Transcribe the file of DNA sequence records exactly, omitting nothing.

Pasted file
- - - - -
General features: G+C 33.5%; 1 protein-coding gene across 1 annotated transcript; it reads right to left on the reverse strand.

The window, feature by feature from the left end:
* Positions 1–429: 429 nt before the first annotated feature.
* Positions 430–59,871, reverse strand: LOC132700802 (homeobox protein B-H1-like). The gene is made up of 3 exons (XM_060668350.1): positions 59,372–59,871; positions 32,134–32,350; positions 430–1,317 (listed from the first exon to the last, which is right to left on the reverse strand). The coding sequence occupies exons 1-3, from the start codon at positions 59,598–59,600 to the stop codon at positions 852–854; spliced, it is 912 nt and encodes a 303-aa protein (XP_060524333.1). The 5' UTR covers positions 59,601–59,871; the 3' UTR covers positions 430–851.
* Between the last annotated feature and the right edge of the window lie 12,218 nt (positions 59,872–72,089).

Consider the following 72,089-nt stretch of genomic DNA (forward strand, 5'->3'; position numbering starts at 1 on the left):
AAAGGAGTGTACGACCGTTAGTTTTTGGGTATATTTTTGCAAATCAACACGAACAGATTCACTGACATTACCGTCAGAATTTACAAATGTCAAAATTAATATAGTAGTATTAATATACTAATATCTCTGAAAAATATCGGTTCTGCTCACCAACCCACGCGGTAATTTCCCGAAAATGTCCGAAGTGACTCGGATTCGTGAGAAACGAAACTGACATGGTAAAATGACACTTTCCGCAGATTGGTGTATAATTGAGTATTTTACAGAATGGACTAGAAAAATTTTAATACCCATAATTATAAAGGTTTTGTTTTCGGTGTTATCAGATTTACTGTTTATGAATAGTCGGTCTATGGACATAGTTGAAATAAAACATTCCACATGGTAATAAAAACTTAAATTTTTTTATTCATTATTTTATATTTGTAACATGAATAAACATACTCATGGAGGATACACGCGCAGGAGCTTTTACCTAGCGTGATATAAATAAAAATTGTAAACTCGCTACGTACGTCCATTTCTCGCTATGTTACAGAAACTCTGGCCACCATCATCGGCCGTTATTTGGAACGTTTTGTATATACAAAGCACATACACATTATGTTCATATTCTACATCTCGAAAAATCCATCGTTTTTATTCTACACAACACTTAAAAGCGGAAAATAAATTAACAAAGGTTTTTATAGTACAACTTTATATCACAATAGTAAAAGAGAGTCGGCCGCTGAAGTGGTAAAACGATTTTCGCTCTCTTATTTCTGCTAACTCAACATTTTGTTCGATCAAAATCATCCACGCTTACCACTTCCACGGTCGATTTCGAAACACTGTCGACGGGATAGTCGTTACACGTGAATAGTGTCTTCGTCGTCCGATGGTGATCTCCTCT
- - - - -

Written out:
General features: G+C 33.5%; 1 protein-coding gene across 1 annotated transcript; it reads right to left on the reverse strand.

The window, feature by feature from the left end:
* Positions 1–429: 429 nt before the first annotated feature.
* Positions 430–59,871, reverse strand: LOC132700802 (homeobox protein B-H1-like). The gene is made up of 3 exons (XM_060668350.1): positions 59,372–59,871; positions 32,134–32,350; positions 430–1,317 (listed from the first exon to the last, which is right to left on the reverse strand). The coding sequence occupies exons 1-3, from the start codon at positions 59,598–59,600 to the stop codon at positions 852–854; spliced, it is 912 nt and encodes a 303-aa protein (XP_060524333.1). The 5' UTR covers positions 59,601–59,871; the 3' UTR covers positions 430–851.
* Between the last annotated feature and the right edge of the window lie 12,218 nt (positions 59,872–72,089).

Consider the following 72,089-nt stretch of genomic DNA (forward strand, 5'->3'; position numbering starts at 1 on the left):
AAAGGAGTGTACGACCGTTAGTTTTTGGGTATATTTTTGCAAATCAACACGAACAGATTCACTGACATTACCGTCAGAATTTACAAATGTCAAAATTAATATAGTAGTATTAATATACTAATATCTCTGAAAAATATCGGTTCTGCTCACCAACCCACGCGGTAATTTCCCGAAAATGTCCGAAGTGACTCGGATTCGTGAGAAACGAAACTGACATGGTAAAATGACACTTTCCGCAGATTGGTGTATAATTGAGTATTTTACAGAATGGACTAGAAAAATTTTAATACCCATAATTATAAAGGTTTTGTTTTCGGTGTTATCAGATTTACTGTTTATGAATAGTCGGTCTATGGACATAGTTGAAATAAAACATTCCACATGGTAATAAAAACTTAAATTTTTTTATTCATTATTTTATATTTGTAACATGAATAAACATACTCATGGAGGATACACGCGCAGGAGCTTTTACCTAGCGTGATATAAATAAAAATTGTAAACTCGCTACGTACGTCCATTTCTCGCTATGTTACAGAAACTCTGGCCACCATCATCGGCCGTTATTTGGAACGTTTTGTATATACAAAGCACATACACATTATGTTCATATTCTACATCTCGAAAAATCCATCGTTTTTATTCTACACAACACTTAAAAGCGGAAAATAAATTAACAAAGGTTTTTATAGTACAACTTTATATCACAATAGTAAAAGAGAGTCGGCCGCTGAAGTGGTAAAACGATTTTCGCTCTCTTATTTCTGCTAACTCAACATTTTGTTCGATCAAAATCATCCACGCTTACCACTTCCACGGTCGATTTCGAAACACTGTCGACGGGATAGTCGTTACACGTGAATAGTGTCTTCGTCGTCCGATGGTGATCTCCTCT